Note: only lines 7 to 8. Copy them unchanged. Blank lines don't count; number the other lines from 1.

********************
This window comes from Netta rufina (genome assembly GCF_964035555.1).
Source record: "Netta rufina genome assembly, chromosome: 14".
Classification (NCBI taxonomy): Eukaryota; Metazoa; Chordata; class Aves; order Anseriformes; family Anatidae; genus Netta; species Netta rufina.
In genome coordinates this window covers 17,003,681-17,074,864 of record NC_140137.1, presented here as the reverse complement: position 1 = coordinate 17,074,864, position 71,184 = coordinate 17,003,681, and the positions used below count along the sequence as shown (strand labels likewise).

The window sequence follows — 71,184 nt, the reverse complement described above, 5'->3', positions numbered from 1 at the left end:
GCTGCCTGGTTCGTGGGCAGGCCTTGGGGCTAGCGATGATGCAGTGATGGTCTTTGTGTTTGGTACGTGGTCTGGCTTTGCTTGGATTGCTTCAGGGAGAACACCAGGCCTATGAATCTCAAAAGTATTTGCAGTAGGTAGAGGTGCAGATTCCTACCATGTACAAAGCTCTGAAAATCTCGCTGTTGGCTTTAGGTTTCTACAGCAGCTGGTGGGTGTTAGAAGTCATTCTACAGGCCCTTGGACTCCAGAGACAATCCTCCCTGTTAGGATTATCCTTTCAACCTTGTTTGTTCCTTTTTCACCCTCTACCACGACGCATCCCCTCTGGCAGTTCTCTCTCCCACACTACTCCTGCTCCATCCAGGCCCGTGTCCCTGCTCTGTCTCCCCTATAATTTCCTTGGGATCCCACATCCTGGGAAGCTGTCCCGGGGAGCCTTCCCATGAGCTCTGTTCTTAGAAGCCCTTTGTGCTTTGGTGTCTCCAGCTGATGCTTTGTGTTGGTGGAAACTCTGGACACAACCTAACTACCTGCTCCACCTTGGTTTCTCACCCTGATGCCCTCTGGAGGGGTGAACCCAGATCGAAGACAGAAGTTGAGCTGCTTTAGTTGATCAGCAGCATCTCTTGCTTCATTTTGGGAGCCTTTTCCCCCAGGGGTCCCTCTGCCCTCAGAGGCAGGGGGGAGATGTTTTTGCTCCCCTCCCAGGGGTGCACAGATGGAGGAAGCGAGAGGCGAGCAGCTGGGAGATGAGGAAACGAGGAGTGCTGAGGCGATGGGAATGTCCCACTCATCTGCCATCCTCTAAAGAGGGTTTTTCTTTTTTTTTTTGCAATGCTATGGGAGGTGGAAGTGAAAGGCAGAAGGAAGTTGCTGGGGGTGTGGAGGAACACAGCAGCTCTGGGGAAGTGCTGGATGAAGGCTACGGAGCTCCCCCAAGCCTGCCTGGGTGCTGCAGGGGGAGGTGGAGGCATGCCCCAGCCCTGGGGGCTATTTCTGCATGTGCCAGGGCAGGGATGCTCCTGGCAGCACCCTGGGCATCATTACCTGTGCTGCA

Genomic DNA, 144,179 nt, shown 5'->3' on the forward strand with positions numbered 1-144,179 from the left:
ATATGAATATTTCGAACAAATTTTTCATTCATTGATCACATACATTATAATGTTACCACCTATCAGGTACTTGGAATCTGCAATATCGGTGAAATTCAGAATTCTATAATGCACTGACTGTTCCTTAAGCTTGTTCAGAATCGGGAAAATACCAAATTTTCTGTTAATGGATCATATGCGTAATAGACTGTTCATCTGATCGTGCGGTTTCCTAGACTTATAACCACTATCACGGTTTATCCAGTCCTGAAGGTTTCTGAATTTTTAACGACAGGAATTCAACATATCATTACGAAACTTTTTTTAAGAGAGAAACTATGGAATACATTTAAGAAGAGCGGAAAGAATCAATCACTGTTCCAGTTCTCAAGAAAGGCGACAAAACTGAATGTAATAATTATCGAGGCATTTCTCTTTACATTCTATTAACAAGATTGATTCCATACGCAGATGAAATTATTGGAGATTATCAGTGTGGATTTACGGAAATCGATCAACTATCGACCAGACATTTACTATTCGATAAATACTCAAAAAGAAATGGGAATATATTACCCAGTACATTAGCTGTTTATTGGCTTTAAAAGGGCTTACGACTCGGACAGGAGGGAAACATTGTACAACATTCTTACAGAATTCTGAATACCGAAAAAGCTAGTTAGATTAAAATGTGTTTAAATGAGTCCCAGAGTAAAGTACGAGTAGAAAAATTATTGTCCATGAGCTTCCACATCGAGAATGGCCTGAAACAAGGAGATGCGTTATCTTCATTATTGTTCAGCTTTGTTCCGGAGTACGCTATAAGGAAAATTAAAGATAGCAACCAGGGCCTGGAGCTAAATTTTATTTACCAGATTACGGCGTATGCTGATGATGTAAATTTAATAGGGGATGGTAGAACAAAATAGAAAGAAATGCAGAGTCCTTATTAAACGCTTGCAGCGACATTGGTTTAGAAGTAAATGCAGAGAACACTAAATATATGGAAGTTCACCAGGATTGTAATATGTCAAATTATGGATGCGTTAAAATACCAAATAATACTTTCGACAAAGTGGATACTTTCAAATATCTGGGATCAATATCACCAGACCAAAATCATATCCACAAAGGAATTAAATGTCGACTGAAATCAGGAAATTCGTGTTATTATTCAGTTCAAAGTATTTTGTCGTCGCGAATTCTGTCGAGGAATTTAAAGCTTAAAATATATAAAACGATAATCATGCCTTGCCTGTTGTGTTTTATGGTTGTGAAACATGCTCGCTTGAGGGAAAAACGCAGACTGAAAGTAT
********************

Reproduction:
Genomic DNA, 144,179 nt, shown 5'->3' on the forward strand with positions numbered 1-144,179 from the left:
ATATGAATATTTCGAACAAATTTTTCATTCATTGATCACATACATTATAATGTTACCACCTATCAGGTACTTGGAATCTGCAATATCGGTGAAATTCAGAATTCTATAATGCACTGACTGTTCCTTAAGCTTGTTCAGAATCGGGAAAATACCAAATTTTCTGTTAATGGATCATATGCGTAATAGACTGTTCATCTGATCGTGCGGTTTCCTAGACTTATAACCACTATCACGGTTTATCCAGTCCTGAAGGTTTCTGAATTTTTAACGACAGGAATTCAACATATCATTACGAAACTTTTTTTAAGAGAGAAACTATGGAATACATTTAAGAAGAGCGGAAAGAATCAATCACTGTTCCAGTTCTCAAGAAAGGCGACAAAACTGAATGTAATAATTATCGAGGCATTTCTCTTTACATTCTATTAACAAGATTGATTCCATACGCAGATGAAATTATTGGAGATTATCAGTGTGGATTTACGGAAATCGATCAACTATCGACCAGACATTTACTATTCGATAAATACTCAAAAAGAAATGGGAATATATTACCCAGTACATTAGCTGTTTATTGGCTTTAAAAGGGCTTACGACTCGGACAGGAGGGAAACATTGTACAACATTCTTACAGAATTCTGAATACCGAAAAAGCTAGTTAGATTAAAATGTGTTTAAATGAGTCCCAGAGTAAAGTACGAGTAGAAAAATTATTGTCCATGAGCTTCCACATCGAGAATGGCCTGAAACAAGGAGATGCGTTATCTTCATTATTGTTCAGCTTTGTTCCGGAGTACGCTATAAGGAAAATTAAAGATAGCAACCAGGGCCTGGAGCTAAATTTTATTTACCAGATTACGGCGTATGCTGATGATGTAAATTTAATAGGGGATGGTAGAACAAAATAGAAAGAAATGCAGAGTCCTTATTAAACGCTTGCAGCGACATTGGTTTAGAAGTAAATGCAGAGAACACTAAATATATGGAAGTTCACCAGGATTGTAATATGTCAAATTATGGATGCGTTAAAATACCAAATAATACTTTCGACAAAGTGGATACTTTCAAATATCTGGGATCAATATCACCAGACCAAAATCATATCCACAAAGGAATTAAATGTCGACTGAAATCAGGAAATTCGTGTTATTATTCAGTTCAAAGTATTTTGTCGTCGCGAATTCTGTCGAGGAATTTAAAGCTTAAAATATATAAAACGATAATCATGCCTTGCCTGTTGTGTTTTATGGTTGTGAAACATGCTCGCTTGAGGGAAAAACGCAGACTGAAAGTAT